So, I did that.  Yet, by the end of the lecture, I was dead-dog tired. Rolling through slide upon slide of disjointed minutia wears out my neurons and makes me weary.  I could not help myself.... I added several appropriate segues and real-world examples to try to tie concepts together.  I am sure I did not travel through as many slides in my substitute lecture as he would have done.  He often just reads the details he typed onto each slide.  But, I did my best in doing it his way to not disorient the students.  

I tend to think that each of us is wired to either be a splitter (minutia detailed) or a clumper (big picture/conceptual).  I have LEARNED both sides of this "coin" in my specialty fields..... it is really a requirement of the doctoral experience.  And I can teach both sides.... but my preference, and my teaching joy comes from teaching big picture/conceptual ideas.  At least at my U, I think more students appreciate my style as my courses are almost always maximally full.  His classes tend to offer students more "elbow room".  

* * * * *

  • Ran 11.3 miles (~18km) this morning.  
    • I was feeling a bit off in my cadence.  I kept worrying I was going to catch my toe and take a tumble.  A large part of this is due to my trying to break in a NEW pair of the damnably expensive sneakers I run in. 
    •  I finally had to admit I needed a new pair after hitting a grand total of 2,015 miles (~3,242 km) on my prior pair last Friday.  
    • Most "experts" recommend changing running shoes every "500" miles, but that is only realistic for Mr. Pennybags in Monopoly.... not normal folk. 
    • During the weekend, I grudgingly forked over the $110.00 required for the new hoof covers I ran in yesterday and today.  
    • Even though this new pair is the exact same type and size as the old pair ( I had to search high and low for them too, because there is a "new-and-improved" (read.... even more pricey) model of this shoe at most locations. 
    • Their newness felt odd on my feet, and it usually takes some miles to get them broken in properly to the idiosyncrasies of your feet. 
  • Today, my wife and I are hoping to (in perhaps half an hour) go swimming!  It will be an utter joy to immerse in that water, and wash away at least the outermost layer of my tiredness.  I always feel much more vibrant after swimming.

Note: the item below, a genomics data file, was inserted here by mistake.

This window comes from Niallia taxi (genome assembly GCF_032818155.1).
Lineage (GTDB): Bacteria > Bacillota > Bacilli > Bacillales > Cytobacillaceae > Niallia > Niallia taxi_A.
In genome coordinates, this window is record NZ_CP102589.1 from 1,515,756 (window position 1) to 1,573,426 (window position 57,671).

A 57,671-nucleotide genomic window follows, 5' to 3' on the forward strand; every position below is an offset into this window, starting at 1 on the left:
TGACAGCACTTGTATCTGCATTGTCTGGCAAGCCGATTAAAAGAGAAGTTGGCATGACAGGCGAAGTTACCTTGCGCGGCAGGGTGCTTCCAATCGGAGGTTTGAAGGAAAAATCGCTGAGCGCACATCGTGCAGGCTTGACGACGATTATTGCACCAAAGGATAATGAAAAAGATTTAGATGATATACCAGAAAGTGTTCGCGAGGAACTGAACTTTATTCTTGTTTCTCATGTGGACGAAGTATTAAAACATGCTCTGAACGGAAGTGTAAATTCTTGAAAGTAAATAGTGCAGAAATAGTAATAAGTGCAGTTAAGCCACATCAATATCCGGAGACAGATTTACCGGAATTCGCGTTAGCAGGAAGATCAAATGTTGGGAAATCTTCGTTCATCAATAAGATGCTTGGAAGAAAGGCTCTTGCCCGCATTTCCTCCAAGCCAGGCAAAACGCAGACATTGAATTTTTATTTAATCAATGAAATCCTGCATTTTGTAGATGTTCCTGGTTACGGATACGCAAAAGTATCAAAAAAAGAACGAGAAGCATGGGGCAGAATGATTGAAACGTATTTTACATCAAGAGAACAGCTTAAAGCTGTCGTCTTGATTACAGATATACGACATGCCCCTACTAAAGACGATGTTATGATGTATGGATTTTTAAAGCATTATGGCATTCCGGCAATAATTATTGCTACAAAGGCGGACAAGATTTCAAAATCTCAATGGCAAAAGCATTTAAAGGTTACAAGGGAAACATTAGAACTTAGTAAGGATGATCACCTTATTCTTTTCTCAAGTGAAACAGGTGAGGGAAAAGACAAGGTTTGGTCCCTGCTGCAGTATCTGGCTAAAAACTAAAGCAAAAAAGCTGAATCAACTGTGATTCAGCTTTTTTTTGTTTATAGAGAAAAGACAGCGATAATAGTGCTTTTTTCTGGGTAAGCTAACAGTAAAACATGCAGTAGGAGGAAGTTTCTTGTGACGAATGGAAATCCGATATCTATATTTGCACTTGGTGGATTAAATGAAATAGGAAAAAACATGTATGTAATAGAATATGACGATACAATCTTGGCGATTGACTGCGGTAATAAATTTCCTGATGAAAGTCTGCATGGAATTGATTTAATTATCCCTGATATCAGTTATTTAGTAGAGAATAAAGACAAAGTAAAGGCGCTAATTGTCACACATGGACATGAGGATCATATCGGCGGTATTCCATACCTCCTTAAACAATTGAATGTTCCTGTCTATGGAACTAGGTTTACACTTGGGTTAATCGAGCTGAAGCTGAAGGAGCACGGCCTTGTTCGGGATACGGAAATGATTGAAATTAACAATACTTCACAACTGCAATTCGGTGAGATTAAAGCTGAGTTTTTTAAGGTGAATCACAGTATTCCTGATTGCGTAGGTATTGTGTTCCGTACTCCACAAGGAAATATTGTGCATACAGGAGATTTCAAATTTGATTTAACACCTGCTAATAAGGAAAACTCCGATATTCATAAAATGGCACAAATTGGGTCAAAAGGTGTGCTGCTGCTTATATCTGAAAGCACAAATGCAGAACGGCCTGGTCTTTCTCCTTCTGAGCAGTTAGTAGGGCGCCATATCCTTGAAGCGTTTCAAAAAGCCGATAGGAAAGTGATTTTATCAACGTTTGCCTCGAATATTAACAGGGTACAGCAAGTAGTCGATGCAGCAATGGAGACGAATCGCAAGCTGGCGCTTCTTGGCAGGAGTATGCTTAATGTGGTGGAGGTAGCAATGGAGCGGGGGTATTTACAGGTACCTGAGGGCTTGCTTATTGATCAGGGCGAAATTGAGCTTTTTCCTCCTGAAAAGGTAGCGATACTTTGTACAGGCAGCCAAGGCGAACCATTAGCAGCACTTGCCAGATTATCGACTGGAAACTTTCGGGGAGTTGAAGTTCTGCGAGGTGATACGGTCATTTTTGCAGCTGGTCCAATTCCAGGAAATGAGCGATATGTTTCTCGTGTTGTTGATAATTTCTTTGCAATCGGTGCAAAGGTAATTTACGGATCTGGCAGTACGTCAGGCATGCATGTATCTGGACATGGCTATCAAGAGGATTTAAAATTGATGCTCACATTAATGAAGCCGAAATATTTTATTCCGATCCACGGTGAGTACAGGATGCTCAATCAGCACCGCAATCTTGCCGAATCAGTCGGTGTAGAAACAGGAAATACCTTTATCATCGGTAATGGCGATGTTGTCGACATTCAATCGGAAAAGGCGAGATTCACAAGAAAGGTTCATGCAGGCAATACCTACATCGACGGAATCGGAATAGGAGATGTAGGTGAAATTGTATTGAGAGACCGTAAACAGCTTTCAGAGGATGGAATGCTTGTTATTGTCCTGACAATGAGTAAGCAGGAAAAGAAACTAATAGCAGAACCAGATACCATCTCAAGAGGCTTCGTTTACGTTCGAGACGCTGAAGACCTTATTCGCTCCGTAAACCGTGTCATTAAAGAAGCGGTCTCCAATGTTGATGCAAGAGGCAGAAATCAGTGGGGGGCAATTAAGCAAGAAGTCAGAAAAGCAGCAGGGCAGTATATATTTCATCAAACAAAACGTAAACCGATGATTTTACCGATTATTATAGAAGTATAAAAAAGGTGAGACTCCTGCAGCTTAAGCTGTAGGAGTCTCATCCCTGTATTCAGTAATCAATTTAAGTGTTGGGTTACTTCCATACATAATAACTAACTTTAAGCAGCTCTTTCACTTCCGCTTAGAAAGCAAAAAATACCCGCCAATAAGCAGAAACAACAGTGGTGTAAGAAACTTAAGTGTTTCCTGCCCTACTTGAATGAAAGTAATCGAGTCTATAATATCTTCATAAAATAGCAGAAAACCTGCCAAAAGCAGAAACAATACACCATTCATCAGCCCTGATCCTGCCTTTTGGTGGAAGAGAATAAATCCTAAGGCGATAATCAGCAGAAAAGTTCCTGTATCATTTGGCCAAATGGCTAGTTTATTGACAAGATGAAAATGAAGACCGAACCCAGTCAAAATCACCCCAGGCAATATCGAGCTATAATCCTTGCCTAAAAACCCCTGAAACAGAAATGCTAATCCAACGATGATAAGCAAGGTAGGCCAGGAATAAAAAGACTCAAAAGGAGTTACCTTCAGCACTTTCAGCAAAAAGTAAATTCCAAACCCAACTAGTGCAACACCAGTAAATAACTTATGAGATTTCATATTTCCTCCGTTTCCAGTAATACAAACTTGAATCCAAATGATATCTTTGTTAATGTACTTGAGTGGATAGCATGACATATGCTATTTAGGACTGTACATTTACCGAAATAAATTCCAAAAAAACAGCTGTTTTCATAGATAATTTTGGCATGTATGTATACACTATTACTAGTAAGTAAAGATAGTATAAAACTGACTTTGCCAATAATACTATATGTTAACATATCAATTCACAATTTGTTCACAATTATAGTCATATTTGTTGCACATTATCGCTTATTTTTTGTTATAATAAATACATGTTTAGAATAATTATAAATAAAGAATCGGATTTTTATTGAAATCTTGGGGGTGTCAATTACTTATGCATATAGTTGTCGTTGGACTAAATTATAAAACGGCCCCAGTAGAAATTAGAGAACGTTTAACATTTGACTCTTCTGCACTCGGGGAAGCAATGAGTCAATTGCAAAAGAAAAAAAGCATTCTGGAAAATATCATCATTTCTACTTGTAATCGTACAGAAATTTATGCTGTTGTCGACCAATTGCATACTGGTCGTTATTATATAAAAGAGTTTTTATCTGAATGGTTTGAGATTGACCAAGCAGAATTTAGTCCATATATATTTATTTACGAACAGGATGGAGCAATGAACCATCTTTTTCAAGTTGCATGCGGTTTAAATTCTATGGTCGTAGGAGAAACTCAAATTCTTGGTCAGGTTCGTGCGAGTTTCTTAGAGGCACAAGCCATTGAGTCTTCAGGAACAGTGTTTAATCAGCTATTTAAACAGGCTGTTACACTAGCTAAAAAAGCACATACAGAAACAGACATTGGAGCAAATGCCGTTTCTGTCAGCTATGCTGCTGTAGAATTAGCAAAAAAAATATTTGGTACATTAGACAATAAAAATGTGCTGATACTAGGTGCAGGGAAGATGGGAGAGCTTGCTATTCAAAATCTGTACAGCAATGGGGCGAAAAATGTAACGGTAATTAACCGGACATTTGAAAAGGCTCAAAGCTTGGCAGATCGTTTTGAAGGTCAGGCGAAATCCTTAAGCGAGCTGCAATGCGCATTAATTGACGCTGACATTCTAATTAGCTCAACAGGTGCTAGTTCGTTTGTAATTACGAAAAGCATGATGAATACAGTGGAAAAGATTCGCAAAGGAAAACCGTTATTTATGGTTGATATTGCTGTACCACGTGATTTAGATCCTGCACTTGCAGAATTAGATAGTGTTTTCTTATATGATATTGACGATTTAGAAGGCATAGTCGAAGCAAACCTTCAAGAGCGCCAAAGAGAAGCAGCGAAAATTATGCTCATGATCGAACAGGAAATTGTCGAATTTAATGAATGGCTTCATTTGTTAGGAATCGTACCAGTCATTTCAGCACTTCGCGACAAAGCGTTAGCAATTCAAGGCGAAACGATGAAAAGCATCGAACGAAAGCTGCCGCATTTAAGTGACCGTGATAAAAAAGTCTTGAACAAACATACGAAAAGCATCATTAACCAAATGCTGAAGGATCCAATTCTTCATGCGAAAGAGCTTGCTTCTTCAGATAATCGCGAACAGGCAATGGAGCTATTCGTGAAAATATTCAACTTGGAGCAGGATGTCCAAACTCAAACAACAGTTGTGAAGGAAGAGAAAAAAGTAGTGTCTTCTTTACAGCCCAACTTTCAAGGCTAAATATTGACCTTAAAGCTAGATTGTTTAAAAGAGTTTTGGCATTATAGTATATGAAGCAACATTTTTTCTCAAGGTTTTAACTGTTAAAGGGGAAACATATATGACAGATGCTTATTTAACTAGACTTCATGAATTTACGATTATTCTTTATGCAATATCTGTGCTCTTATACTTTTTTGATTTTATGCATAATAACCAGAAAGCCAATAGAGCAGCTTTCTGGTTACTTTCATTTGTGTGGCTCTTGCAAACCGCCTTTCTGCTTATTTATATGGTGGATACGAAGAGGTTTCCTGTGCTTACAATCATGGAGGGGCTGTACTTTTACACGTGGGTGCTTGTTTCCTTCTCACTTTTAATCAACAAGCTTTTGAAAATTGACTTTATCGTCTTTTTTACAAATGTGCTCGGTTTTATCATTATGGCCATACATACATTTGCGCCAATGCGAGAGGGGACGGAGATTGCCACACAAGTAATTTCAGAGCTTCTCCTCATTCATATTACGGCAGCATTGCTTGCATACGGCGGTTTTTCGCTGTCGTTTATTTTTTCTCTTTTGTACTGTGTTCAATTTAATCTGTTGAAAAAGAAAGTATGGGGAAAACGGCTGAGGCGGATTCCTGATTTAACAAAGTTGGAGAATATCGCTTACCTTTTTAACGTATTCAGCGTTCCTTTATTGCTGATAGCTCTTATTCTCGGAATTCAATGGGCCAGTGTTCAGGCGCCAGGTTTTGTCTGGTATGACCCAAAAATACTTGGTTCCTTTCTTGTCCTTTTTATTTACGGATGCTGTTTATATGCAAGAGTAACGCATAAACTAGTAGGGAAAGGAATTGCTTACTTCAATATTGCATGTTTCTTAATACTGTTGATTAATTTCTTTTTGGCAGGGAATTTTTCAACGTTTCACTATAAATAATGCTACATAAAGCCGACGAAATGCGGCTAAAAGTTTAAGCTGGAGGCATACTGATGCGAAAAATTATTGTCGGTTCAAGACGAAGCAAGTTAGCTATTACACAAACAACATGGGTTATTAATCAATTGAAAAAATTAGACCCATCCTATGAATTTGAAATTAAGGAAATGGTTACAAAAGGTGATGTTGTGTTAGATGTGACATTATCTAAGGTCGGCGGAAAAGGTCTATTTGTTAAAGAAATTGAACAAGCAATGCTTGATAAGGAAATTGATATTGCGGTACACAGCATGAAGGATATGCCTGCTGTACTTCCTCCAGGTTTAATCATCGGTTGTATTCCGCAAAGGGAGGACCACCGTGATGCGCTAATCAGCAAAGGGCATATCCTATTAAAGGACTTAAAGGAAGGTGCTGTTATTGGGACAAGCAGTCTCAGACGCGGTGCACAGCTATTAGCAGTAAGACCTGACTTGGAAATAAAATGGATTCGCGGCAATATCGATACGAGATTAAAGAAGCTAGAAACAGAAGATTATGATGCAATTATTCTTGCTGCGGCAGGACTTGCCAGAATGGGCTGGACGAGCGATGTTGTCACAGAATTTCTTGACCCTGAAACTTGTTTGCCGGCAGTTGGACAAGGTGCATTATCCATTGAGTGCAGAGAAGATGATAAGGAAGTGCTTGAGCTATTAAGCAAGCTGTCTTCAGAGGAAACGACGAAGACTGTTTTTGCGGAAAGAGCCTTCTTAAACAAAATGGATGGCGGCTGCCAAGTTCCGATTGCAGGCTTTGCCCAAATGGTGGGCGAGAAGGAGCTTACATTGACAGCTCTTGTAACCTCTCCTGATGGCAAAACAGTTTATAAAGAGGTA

• Tried making a list of items I have to remember to take for my trip to Des Moines later this week.  I am trying to pack light, and my goal is to have everything I need in the one carry-on so travel will be easier. The list is woefully incomplete at the moment, as I was interrupted by roughly 10 or so students across the small amount of time I had to be at my desk.   
  • PCS = 7.5.  It has hovered and persisted at this higher intensity level for months..... I would have to look back, but I think it has been basically sitting in the 7-9 range consistently since AT LEAST late October.   
  • Dinner tonight is tacos.  I am so famished, I am going to make my ENORMOUS taco salad in a rectangular cake pan so that I can fill it to the brim and beyond!  Happily for me, my taco salad (the way I make it) is 100% fat free….. well….. damn close.  There is a bit of fat in the black olives I throw onto the salad.   


Blogger Anvilcloud said...

I am surprised you have any voice left after 6 hours. You do seem like the more interesting prof.

Tuesday, 28 March, 2023  
Blogger Margaret said...

You are such a smart guy; most of your lectures would go right over my head. My ex-boyfriend was on Zoloft for depression! (it didn't work very well) Tacos sound delicious to me right now; I haven't had them in years.

Wednesday, 29 March, 2023  
Blogger shrishtyunikart said...

This comment has been removed by a blog administrator.

Wednesday, 29 March, 2023